The Man Who Delivered Columbus: Astronaut Steve Frick Turns 50 Today

Steve Frick, who commanded STS-122, the shuttle mission which installed Europe's Columbus laboratory module onto the International Space Station (ISS). Photo Credit: NASA

Steve Frick, who commanded STS-122, the shuttle mission which installed Europe’s Columbus laboratory module onto the International Space Station (ISS). Photo Credit: NASA

Five hundred years after the 1506 death of navigator and explorer Christopher Columbus, in the summer of 2006, a multi-national team of astronauts were appointed to shuttle mission STS-122, which would transport his spacefaring namesake—the European Space Agency’s (ESA) Columbus laboratory module—into low-Earth orbit and its permanent berth at the International Space Station (ISS). Named to command STS-122 was another navigator and explorer, Stephen Nathaniel Frick, a veteran shuttle pilot who today (Tuesday, 30 September) celebrates his 50th birthday and has helped to chart NASA’s next steps into deep space through his position as chief of the Astronaut Office Exploration Branch.

Born in Gibsonia, Penn., on 30 September 1964, Frick grew up in the Apollo and Skylab eras and by his own admission was “always” interested in spaceflight and, more generally, in aviation. Most of his family lived in the Gibsonia area—just to the north of Pittsburgh—and the young Frick clearly remembered the dark times of the steel industry crisis and the resultant economic depression, with its high levels of unemployment. Upon graduation from Richland High School in 1982, he entered the Naval Academy to study aerospace engineering and received his degree in 1986.

Frick was subsequently commissioned into the Navy and was designated a Naval Aviator in February 1988. He was initially assigned to Strike Fighter Squadron 106 at Naval Air Station Cecil Field, Fla., for transition to the F/A-18 Hornet, and later deployed to the Mediterranean and Rea Seas aboard the U.S.S. Saratoga to participate in Operations Desert Shield and Desert Storm. He flew 26 combat missions over Iraq and Kuwait and during this period was designated an airwing-qualified Landing Signals Officer.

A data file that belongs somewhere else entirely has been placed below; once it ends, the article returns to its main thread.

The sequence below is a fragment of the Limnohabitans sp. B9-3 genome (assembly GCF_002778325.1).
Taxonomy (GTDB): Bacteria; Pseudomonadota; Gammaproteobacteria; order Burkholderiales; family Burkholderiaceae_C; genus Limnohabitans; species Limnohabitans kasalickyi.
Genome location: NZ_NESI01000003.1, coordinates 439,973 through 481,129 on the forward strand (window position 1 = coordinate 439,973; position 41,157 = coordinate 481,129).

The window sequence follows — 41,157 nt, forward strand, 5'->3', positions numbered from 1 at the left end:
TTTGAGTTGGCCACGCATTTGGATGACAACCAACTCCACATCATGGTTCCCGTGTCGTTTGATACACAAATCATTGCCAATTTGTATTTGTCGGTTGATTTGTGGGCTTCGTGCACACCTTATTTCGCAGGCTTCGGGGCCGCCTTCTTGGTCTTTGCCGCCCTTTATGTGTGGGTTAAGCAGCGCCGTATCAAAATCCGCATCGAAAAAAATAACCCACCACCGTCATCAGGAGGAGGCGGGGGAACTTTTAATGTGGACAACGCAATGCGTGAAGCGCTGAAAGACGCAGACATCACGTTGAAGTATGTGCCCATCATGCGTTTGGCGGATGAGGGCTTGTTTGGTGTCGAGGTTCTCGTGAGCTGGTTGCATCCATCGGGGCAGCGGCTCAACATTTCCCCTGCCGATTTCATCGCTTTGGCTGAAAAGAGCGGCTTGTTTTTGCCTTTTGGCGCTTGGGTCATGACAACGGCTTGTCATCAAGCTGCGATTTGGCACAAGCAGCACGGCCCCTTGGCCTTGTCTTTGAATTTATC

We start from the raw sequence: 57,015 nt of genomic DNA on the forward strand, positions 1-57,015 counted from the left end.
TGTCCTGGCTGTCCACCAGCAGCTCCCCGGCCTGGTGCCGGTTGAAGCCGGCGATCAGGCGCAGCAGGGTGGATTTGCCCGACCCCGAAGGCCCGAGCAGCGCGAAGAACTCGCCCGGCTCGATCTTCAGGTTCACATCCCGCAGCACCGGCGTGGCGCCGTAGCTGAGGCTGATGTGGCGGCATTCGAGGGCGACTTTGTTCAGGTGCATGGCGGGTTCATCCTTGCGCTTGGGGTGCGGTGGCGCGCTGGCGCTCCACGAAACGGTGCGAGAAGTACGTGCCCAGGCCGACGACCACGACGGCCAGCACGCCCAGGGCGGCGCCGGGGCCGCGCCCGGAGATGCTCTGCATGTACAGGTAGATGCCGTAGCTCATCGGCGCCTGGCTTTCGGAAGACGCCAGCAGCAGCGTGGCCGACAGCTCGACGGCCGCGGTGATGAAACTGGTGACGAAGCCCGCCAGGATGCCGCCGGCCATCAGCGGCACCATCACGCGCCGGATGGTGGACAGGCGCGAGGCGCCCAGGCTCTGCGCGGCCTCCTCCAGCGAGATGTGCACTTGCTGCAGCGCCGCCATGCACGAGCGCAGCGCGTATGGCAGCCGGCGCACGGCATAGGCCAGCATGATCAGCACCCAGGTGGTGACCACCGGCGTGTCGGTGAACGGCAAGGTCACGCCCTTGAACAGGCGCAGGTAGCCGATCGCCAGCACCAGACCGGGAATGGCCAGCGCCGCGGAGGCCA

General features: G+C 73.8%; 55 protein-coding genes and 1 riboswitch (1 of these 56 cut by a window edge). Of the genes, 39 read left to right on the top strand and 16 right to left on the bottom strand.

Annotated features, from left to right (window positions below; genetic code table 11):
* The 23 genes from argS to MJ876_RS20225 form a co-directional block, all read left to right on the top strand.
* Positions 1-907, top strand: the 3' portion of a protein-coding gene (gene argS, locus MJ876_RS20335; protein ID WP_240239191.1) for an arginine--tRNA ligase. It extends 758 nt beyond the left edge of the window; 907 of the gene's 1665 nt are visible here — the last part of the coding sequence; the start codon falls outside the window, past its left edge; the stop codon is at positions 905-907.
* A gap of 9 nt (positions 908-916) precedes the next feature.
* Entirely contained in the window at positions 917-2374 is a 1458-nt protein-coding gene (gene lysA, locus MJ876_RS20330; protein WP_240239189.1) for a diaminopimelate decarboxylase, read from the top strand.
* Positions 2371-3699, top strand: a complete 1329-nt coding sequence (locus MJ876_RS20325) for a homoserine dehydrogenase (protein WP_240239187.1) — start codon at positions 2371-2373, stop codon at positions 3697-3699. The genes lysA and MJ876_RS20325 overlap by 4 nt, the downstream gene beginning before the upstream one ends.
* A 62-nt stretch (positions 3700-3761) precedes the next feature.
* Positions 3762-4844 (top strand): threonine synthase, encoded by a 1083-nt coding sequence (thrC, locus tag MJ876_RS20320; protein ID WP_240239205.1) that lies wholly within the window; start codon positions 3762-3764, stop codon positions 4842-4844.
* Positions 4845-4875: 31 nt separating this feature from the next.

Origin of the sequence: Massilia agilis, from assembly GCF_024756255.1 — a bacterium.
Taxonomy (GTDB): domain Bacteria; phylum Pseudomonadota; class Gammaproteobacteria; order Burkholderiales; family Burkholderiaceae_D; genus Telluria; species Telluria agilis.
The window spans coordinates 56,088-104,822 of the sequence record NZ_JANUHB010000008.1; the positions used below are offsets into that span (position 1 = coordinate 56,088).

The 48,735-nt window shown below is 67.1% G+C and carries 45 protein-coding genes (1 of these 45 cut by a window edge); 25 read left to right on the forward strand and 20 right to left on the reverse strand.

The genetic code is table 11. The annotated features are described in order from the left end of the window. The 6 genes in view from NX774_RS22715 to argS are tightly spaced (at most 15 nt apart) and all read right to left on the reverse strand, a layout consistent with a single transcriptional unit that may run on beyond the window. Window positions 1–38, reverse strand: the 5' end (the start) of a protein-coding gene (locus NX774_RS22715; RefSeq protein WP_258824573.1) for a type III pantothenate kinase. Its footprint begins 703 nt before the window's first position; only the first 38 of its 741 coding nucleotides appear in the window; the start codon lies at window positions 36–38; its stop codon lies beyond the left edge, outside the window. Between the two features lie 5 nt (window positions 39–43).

Although the space program had long beckoned, the dream of becoming an astronaut was not all-consuming for Frick. He was keenly aware that it was virtually impossible to jump directly into such a career, but his naval experience was gradually guiding him toward NASA. In 1991, he was selected for a co-operative program with the Naval Postgraduate School in Monterey, Calif., and Naval Test Pilot School in Patuxent River, Md., which earned him a master’s degree in aeronautical engineering and qualification as a Naval Test Pilot in 1994. Frick next worked as a project officer and test pilot, performing shore-based and ship-based testing of the F/A-18, and was returning from a deployed squadron when he was selected as a shuttle pilot by NASA in April 1996.

Steve Frick, pictured in his launch and entry suit, during STS-110 training in August 2001. Photo Credit: NASA

Steve Frick, pictured in his launch and entry suit, during STS-110 training in August 2001. Photo Credit: NASA

“I had the basic requirements, so I put in an application and basically just got lucky,” he told an interviewer, years later. “I just had a little luck-of-the-draw opportunity there and was able to get in.” Following initial training and technical assignments, in April 2001 Frick was named as pilot of STS-110, an assembly mission to deliver the S-0 central truss segment and the Mobile Transporter (MT) to the space station. He was on vacation in England with his wife, Jennifer. “She had just finished her PhD,” Frick remembered, “and we were celebrating with a tour around some of the cathedrals in that area.” Upon returning to their hotel, they found a note from Chief Astronaut Charlie Precourt, asking if he would like to fly as pilot on STS-110. Needless to say, it was a question with only one answer, but for Frick the main problem was trying to find a telephone to call Precourt back and accept the offer.